Binet's formulas

Fibonacci and Lucas numbers are connected to the "golden" proportion with the help of wonderful mathematical formulas deduced in the 19th century by the French mathematician Binet.

However just as the name of Fibonacci is connected to Fibonacci numbers the name of Binet in modern mathematics associates with the remarkable mathematical formulas connecting Fibonacci and Lucas numbers with the golden proportion.

For deduction of "Binet's formulas" we consider the following elementary formulas for the golden proportion:

and

Let's remember now that the degrees of the golden proportion are connected by the following identity:

 (1)

Using the identity (1) we can represent second, third, fourth degrees of the golden proportion in the following "explicit" form:

Whether it is possible to see in these formulas some regularity? First of all we note that each expression for the degree of the golden proportion has the same form:

What are by itself the numerical series À and Â in these formulas? It is easy to be convinced, that the series of A-numbers represents by itself the sequence of numbers 1, 3, 4, 7, 11, ..., and the series of B-numbers represents by itself the sequence of numbers 1, 1, 2, 3, 5, ... . But the former series are Lucas numbers and the latter series are Fibonacci number! From these examples we can guess that in general the formula allowing to present some (n-th) degree of the golden proportion with usage of Lucas number Ln and Fibonacci number Fn should look like the following (and this formula, really, was proved by Binet in the 19th century):

 (2)

Note that the formula (2) is valid for any integer n.

Using the formula (2) it is possible also very simply to express Lucas number Ln and Fibonacci number Fn through the golden proportion. It is enough for this purpose, using (2), to present the sum or difference of the following degrees of the golden proportion tn + t-n and tn - t-n:

 (3) (4)

Let's consider now the formulas (3) and (4) for the even values of number of n = 2k. For this purpose we remember one wonderful property of Fibonacci numbers: for the even values of n Fibonacci numbers F2k and F-2k are equal by absolute value but they are opposite by the sign, that is F-2k = - F2k, and the Lucas numbers L2k and L-2k for this case coincide, that is, L-2k = L2k. Then for this case the formulas (3), (4) take the following form:

 (5) (6)

For the odd values of n = 2k + 1 we have: F-2k-1 = F2k and L-2k-1 = L2k+1. Then for this case the formula (5), (6) are reduced to the following:

 (7) (8)

The following remarkable expressions for Lucas and Fibonacci follow immediately from the formulas (5) - (8):

 (9) (10)

The analysis of the formulas (9), (10) gives us a possibility to feel genuine "aesthetic enjoying " and one more to be convinced in a power of man's intellect. Really, we know that the Fibonacci and Lucas numbers always are integers. On the other hand, any degree of the golden proportion is irrational number. It follows from here that the integers Ln and Fn with the help of the formulas (9), (10) express through special irrational numbers.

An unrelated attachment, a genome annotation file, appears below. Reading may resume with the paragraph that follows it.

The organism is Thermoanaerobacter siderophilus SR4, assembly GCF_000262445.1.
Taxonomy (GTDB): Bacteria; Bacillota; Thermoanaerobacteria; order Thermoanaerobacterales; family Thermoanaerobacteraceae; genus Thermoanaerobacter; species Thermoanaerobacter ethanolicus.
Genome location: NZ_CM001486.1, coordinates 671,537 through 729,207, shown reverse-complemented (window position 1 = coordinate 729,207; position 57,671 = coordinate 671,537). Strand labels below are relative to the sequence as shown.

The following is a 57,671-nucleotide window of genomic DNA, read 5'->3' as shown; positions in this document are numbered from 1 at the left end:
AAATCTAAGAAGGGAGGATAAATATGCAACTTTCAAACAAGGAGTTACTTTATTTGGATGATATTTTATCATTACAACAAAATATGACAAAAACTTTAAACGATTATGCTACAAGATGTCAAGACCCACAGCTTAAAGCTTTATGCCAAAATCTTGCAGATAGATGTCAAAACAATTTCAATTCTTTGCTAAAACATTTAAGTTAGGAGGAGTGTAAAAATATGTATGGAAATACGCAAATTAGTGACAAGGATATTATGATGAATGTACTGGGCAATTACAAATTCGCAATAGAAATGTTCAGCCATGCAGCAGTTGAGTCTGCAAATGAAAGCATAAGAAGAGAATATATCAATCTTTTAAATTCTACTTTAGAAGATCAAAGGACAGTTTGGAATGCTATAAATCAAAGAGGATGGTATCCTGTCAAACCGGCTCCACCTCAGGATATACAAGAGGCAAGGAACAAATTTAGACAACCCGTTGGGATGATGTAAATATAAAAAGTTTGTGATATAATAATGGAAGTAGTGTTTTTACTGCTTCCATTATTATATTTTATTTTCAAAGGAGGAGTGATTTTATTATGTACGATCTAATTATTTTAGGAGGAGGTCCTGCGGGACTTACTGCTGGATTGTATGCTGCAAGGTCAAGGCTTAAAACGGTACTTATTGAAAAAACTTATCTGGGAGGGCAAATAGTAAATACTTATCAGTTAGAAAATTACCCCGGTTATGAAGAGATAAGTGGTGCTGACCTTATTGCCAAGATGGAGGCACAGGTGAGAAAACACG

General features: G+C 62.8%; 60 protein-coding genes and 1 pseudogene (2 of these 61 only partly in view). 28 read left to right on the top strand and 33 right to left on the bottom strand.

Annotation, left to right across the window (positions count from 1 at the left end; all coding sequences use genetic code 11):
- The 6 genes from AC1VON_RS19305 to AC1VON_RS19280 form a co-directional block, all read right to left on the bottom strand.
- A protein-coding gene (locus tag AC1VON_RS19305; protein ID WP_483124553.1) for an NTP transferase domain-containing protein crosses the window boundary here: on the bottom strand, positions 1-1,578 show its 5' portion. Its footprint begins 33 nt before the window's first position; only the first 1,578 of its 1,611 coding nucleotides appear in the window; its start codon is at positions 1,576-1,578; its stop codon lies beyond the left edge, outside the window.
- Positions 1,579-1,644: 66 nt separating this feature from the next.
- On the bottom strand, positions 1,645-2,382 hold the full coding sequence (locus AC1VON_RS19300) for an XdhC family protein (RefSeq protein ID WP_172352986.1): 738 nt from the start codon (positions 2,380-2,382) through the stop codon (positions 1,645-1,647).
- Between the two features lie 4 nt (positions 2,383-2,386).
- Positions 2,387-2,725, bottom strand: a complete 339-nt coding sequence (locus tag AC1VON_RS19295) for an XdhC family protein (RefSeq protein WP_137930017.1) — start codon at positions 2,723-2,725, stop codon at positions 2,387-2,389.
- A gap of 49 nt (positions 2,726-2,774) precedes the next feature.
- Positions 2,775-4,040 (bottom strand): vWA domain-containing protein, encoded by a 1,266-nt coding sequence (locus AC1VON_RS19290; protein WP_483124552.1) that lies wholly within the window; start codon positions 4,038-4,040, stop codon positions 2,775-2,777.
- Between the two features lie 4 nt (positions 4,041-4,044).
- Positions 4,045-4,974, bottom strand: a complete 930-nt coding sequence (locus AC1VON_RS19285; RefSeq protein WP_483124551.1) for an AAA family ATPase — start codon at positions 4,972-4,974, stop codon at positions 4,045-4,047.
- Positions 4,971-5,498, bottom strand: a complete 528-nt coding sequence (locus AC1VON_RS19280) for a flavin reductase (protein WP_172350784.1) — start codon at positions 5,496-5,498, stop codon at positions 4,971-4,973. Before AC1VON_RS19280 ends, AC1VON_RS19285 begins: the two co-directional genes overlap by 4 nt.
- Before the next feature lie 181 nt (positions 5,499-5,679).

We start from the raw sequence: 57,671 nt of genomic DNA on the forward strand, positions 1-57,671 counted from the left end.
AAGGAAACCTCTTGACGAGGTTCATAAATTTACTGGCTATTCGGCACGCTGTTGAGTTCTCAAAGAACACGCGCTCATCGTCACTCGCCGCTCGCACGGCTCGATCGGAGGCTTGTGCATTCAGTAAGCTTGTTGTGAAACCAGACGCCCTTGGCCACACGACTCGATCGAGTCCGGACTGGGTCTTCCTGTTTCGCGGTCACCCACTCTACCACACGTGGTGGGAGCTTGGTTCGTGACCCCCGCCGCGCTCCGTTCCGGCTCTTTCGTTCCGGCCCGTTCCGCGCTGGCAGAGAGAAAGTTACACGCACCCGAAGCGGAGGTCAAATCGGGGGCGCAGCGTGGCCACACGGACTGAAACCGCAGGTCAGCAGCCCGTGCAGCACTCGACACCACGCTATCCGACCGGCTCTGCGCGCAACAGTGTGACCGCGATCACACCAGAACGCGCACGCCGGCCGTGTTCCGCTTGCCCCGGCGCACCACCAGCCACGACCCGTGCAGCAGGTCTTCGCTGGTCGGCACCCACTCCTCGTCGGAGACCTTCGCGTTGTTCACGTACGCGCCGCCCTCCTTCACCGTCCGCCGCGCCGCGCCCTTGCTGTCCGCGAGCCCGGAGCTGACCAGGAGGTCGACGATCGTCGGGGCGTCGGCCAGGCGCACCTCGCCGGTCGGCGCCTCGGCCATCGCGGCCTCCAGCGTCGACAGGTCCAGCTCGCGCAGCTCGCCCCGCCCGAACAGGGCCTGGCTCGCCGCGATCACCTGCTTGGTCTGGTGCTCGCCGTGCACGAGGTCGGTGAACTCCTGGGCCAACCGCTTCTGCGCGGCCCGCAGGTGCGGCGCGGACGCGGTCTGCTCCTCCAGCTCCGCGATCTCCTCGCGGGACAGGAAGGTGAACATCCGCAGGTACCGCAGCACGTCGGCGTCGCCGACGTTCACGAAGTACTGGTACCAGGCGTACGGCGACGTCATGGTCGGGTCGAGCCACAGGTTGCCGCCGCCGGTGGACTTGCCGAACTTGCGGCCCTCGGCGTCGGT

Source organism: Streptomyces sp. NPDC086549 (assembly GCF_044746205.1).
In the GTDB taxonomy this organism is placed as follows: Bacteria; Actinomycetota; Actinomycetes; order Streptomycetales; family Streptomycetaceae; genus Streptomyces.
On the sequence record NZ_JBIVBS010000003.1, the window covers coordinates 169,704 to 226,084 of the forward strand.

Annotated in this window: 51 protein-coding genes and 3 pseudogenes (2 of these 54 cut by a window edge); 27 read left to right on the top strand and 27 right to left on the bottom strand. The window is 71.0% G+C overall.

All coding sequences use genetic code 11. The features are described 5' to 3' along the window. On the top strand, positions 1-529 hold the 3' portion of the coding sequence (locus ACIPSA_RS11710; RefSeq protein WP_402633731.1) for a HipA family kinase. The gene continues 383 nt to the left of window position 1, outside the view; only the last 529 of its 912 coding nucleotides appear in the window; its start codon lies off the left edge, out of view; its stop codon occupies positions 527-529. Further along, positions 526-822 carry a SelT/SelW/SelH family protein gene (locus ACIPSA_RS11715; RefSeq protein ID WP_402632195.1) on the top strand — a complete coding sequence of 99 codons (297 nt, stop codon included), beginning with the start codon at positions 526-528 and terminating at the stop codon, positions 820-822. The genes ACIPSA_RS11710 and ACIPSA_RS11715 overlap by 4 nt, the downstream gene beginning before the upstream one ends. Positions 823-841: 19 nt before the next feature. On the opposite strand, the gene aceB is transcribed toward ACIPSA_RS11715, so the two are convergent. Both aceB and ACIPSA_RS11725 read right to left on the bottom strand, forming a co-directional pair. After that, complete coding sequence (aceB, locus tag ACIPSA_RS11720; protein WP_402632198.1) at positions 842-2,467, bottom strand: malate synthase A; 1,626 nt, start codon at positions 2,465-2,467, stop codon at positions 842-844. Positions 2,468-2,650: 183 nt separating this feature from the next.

For example, the Lucas number of 3 (n = 2) according to (9) can be represented as the following:

 (11)

but the Fibonacci number of 5 (n = 5) as the following:

 (12)

To be convinced in truth of the expression (11) it is enough to remember that according to (2) the following representations take place:

and .

If now to substitute these expressions in (11) we get that the left-hand part of the identity (11) equals to its right-hand part.

To be convinced in truth of the expression (12) it is enough to remember that according to (2) the following representations take place:

and

If now to substitute these expressions into (12), we get the following expression for the right-hand part of (12):

it follows from where here a truth of the identity (12).

We can see from this reasoning that Binet's formulas encompass some steep number-theoretic problems located on the joint of integers (Fibonacci and Lucas number) and irrationals (the golden proportion).

Thus, by beginning our "variations" from Fibonacci numbers, we have affected a number of interesting problems relating to algebra and number theory. Certainly, these "variations" do not exhaust all possible applications of Fibonacci numbers. Continuing to look the sections of our Museum our visitor can hereinafter be convinced, how the area of the Fibonacci numbers applications is wide. However it is enough of the looked examples to understand a simple true: just as the simple melody hides in itself incomparably more than it seems at the first listening, the simple mathematical problem about "rabbits reproduction" at the comprehensive consideration allows to look in the wide range of actual mathematical problems.